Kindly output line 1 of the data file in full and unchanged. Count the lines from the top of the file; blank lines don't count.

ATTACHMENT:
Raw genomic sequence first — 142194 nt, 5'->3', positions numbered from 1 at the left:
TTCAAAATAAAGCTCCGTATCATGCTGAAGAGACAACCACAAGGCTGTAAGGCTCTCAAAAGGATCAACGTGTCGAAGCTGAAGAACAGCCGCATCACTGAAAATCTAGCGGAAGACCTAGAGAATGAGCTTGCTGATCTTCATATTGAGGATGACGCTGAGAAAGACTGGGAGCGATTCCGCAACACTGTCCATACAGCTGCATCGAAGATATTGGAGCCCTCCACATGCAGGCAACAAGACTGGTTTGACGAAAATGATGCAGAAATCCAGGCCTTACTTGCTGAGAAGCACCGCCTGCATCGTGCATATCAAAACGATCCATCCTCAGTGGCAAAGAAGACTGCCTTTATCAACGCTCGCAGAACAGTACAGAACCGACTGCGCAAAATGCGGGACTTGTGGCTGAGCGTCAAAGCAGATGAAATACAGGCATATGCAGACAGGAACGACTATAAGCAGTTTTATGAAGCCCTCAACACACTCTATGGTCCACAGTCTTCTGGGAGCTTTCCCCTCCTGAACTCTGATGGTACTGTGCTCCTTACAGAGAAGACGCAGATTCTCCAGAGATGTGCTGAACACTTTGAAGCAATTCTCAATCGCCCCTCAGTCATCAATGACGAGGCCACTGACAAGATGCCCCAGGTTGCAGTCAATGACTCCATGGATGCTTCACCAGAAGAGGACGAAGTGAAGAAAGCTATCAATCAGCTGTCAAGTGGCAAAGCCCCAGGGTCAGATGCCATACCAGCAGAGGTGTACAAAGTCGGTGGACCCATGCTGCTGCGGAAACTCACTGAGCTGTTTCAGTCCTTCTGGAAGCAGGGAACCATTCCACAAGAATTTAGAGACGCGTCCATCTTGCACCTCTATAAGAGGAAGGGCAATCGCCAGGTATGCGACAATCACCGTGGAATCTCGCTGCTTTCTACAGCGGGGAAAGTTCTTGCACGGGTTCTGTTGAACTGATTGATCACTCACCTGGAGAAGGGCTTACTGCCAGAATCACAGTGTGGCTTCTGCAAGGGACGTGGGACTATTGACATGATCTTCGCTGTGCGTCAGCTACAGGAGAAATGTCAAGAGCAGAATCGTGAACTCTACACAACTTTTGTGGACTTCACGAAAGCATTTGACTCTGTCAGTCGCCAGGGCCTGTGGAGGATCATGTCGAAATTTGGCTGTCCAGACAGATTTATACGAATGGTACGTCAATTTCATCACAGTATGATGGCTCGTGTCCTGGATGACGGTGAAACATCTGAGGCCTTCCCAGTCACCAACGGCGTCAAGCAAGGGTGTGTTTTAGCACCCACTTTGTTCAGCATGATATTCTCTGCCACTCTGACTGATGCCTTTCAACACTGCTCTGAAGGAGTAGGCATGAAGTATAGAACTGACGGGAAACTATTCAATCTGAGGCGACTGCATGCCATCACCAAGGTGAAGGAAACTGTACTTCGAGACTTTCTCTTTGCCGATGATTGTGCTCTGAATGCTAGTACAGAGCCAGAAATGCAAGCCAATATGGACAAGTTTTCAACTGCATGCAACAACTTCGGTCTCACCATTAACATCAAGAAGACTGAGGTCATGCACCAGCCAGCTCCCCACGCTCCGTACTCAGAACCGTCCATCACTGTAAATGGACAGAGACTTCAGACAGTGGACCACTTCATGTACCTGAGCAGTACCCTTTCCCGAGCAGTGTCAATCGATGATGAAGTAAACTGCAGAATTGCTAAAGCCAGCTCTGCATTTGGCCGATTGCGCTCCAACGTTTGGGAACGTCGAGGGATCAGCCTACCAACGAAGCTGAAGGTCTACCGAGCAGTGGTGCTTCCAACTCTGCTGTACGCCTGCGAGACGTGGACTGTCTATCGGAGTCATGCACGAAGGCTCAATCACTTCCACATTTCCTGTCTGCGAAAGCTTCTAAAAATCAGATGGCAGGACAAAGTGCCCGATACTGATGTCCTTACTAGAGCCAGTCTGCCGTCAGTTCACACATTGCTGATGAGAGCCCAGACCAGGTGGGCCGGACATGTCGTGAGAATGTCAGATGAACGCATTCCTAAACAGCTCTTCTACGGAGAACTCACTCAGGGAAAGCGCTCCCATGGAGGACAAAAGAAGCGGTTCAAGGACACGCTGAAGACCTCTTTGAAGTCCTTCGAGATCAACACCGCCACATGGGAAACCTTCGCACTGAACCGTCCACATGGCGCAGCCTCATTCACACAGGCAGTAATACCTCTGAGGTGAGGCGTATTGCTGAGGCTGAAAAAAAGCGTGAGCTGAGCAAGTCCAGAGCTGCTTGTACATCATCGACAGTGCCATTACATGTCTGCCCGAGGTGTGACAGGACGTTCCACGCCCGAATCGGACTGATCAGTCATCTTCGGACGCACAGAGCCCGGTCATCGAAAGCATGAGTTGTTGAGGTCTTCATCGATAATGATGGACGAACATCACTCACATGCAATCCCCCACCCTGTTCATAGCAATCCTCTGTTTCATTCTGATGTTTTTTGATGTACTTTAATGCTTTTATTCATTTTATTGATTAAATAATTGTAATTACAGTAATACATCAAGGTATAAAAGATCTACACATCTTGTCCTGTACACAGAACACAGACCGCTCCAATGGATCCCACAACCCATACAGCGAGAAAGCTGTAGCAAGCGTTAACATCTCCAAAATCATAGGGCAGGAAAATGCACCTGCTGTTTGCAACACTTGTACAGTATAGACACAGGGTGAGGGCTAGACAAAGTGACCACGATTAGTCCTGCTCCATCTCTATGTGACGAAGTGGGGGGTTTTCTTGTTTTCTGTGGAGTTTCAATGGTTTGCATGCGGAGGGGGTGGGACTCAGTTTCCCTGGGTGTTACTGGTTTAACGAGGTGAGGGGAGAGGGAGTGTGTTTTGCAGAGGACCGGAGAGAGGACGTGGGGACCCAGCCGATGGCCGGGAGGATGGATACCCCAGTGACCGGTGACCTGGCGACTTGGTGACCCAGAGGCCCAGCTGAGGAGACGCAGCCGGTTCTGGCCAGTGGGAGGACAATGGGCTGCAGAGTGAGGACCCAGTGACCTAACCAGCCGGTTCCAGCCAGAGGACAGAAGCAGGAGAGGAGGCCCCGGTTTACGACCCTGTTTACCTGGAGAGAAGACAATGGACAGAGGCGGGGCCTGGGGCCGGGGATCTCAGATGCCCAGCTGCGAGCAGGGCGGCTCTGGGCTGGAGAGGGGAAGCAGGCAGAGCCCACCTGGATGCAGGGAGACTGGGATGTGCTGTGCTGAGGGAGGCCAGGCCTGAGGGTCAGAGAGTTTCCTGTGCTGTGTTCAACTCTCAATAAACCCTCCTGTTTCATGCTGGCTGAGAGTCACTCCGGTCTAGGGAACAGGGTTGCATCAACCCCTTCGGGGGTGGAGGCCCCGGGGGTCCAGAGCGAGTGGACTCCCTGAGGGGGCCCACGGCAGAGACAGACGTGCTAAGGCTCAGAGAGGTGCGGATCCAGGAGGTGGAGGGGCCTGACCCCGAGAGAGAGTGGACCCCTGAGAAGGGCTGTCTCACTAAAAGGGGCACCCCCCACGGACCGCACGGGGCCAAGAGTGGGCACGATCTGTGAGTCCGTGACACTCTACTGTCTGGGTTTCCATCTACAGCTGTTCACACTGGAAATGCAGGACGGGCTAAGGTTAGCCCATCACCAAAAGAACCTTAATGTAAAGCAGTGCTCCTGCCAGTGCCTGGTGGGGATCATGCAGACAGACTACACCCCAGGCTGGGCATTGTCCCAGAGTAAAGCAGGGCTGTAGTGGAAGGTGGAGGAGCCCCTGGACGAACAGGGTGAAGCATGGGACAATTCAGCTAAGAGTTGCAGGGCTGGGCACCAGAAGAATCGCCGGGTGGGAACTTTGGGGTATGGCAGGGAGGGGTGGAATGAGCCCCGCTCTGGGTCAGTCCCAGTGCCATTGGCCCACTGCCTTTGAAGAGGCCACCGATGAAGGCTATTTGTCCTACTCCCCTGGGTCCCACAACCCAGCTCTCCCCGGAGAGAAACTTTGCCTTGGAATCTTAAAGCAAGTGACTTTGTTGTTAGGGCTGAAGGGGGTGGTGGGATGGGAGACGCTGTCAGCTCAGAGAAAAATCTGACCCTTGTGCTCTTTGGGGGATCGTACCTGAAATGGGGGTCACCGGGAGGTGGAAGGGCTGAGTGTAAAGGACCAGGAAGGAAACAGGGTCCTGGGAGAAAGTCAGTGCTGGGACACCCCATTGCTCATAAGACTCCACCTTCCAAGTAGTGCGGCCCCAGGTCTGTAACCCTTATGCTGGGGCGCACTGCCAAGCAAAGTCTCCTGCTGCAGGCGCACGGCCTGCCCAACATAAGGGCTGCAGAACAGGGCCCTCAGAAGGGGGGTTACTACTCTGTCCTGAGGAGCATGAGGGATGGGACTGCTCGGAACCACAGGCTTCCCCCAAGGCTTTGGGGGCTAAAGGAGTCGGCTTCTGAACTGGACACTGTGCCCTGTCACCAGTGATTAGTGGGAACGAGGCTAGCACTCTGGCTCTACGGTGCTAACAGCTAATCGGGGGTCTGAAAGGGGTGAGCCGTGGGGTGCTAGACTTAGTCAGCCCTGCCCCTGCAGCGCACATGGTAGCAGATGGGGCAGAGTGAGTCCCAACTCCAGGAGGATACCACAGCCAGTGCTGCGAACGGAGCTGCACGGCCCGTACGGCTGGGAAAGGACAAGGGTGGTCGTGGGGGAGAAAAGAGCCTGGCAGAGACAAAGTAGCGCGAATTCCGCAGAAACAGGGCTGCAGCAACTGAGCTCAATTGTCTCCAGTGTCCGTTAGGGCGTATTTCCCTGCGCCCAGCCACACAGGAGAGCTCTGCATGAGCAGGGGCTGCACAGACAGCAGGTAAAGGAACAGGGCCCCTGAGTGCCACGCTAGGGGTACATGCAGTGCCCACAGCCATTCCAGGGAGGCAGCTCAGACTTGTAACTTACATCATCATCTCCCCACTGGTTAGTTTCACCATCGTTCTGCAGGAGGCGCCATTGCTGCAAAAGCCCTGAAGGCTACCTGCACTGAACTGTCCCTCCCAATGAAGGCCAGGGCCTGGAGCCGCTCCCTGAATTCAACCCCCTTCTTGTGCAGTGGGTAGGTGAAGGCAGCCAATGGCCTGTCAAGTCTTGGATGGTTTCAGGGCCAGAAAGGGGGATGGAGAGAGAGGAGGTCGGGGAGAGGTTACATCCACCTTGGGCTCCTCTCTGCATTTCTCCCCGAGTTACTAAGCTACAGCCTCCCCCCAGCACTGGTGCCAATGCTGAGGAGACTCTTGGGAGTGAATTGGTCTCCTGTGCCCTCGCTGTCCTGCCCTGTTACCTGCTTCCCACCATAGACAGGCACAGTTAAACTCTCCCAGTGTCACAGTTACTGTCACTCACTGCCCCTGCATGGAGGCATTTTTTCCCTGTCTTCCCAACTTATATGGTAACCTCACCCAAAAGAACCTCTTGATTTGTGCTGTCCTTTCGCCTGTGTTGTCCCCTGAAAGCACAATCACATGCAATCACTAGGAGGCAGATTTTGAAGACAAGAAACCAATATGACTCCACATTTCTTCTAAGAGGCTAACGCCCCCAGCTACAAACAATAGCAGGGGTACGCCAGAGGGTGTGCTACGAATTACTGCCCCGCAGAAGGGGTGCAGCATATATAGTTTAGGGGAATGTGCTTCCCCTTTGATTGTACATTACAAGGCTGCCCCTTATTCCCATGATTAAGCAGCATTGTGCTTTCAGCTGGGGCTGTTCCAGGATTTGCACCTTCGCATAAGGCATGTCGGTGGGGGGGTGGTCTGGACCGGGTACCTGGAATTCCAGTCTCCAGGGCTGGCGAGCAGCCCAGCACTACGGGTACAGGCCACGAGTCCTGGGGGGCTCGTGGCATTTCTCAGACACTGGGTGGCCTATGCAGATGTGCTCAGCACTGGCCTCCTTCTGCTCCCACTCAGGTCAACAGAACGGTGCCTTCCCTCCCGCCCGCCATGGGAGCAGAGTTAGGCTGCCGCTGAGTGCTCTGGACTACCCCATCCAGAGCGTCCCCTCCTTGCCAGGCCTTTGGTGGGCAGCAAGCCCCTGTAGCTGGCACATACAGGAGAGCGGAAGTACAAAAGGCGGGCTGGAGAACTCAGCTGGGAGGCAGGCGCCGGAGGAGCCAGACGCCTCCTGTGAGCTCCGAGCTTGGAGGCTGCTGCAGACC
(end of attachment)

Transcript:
Raw genomic sequence first — 142194 nt, 5'->3', positions numbered from 1 at the left: